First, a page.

By Susan Parish-WalkerAlthough we have begun to conquer the Age of Anxiety, we still are faced with many challenges in the rat race of life. However, researchers have made tremendous progress, but stress is clearly winning the race at this time. Approximately 60-90 percent of physical health problems are related to stress. The onset of eating disorders such as anorexia nervosa which is a mental disorder characterized by a refusal to maintain a normal body weight is often associated with a stressful life event, such as leaving home for college. Unfortunately, many changes occur such as learning how to get along with your roommate, doing your own laundry, not eating mom’s cooking, and trying to avoid the freshman 15.
Falling into the habit of drinking excessive amounts of alcohol will slow down the metabolic rate and possibly cause a weight gain.
Rational approach to eating minimizes a weight gain such as implementing frequent feedings every 4-5 hours to regulate blood sugar levels and avoid binge eating.
Emotional eating often leads to binge episodes as well as avoidant behaviors such as coping with stress.
Share only your other personal belongings with your friends, but not your clothes because it may trigger preoccupation with your body image.
Have a dessert or incorporate your favorite foods into your food intake to avoid deprivation, which is the number one reason that one binges.
Make an effort to remain active and incorporate an exercise prescription into your lifestyle to improve stress, body image, and minimize depression and anxiety.
Analyze your nutrition by completing a resting metabolic rate test as well as a nutrition assessment.
Never compare your body type, food intake, or exercise to others due to the difference in genetic predispositions, metabolic rates, body types and diet history.
Focus on foods that you enjoy eating within balance and do not eat foods that you dislike.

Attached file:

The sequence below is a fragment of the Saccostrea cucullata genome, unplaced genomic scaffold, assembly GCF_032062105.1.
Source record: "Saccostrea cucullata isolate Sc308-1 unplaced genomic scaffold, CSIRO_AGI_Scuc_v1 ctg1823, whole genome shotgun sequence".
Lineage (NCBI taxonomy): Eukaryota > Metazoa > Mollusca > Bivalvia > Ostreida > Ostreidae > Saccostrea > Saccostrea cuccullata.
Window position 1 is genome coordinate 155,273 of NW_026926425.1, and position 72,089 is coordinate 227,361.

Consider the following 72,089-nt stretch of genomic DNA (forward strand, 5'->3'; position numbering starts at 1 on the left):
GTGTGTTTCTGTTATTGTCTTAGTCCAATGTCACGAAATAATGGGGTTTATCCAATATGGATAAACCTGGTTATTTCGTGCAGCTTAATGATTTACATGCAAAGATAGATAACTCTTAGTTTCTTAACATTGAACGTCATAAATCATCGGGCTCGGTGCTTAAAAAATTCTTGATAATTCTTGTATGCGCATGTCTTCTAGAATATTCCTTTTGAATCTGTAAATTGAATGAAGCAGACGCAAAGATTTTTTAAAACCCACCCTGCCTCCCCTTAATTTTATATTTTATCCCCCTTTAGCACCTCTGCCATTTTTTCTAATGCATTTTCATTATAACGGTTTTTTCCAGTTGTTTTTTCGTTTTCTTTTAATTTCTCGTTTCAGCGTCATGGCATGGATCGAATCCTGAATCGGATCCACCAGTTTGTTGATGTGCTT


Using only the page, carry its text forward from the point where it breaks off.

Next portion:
Initiate conversations with others that avoid topics about your food intake and body image issues.
Fad diets do not work: Incorporate the concept of “down with dieting.”
Talk to a professional such as an exercise physiologist or a registered dietician about healthy weight management.
Enjoy the eating process because one does receive the endorphin effect from eating and introduce colorful food groups to make your dining experience psychologically pleasing to your palate.
Educate yourself on intuitive eating which allows one to eat when they experience hunger sensation and stop when one reaches satiety.
Never pursue the chronic dieting and do not use the compensatory behaviors.
Research shows that compensatory behaviors such as fasting, excessive exercising, diuretics or laxative, or binge-purge episodes due to the fact that it is not an effective way to manage one’s weight and the longitudinal studies show that it actually results in a potential weight gain.
Generally speaking, one may have an increase or decrease in their appetite when they are experiencing increased stress. However, each gender manages their stressors differently. As an illustration, studies indicate that happily married males reported less stress and fewer contacts with physicians, hospitals, and psychologists. Moreover, stress often manifests itself as a physical health problem for men. For example, heart disease, high blood pressure, strokes, cancer, and impotence are correlated to stress.
In women, stress correlates to fatigue, increase or decrease in the appetite, hair loss, bad complexion, insomnia, disruption of menstrual cycle, low libido, and lack of orgasms. Some studies show that women are at a higher risk for increased blood pressure and heart disease. As an illustration, stress hormone readings may remain high for women throughout the day and evening whereas they decline for men after work hours. Furthermore, unhappily married women reported a higher incidence of stress than single women.
We cannot erase all our stressors, but we can learn stress management and coping skills. A comprehensive understanding of how to not allow your stress level to affect your weight will prevent one from dramatic weight changes. Click here for more information on how to manage an eating disorder in college.